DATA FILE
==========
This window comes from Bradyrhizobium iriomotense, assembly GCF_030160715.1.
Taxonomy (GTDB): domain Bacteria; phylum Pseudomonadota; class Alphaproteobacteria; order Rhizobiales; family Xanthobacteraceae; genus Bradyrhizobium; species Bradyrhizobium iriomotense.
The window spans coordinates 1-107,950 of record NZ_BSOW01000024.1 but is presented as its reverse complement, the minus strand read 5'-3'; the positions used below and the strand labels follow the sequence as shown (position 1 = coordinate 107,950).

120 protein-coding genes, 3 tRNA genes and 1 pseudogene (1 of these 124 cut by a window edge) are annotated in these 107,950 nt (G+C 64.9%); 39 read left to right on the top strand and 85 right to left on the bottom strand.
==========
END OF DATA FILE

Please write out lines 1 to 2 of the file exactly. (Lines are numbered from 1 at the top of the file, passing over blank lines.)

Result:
This window comes from Bradyrhizobium iriomotense, assembly GCF_030160715.1.
Taxonomy (GTDB): domain Bacteria; phylum Pseudomonadota; class Alphaproteobacteria; order Rhizobiales; family Xanthobacteraceae; genus Bradyrhizobium; species Bradyrhizobium iriomotense.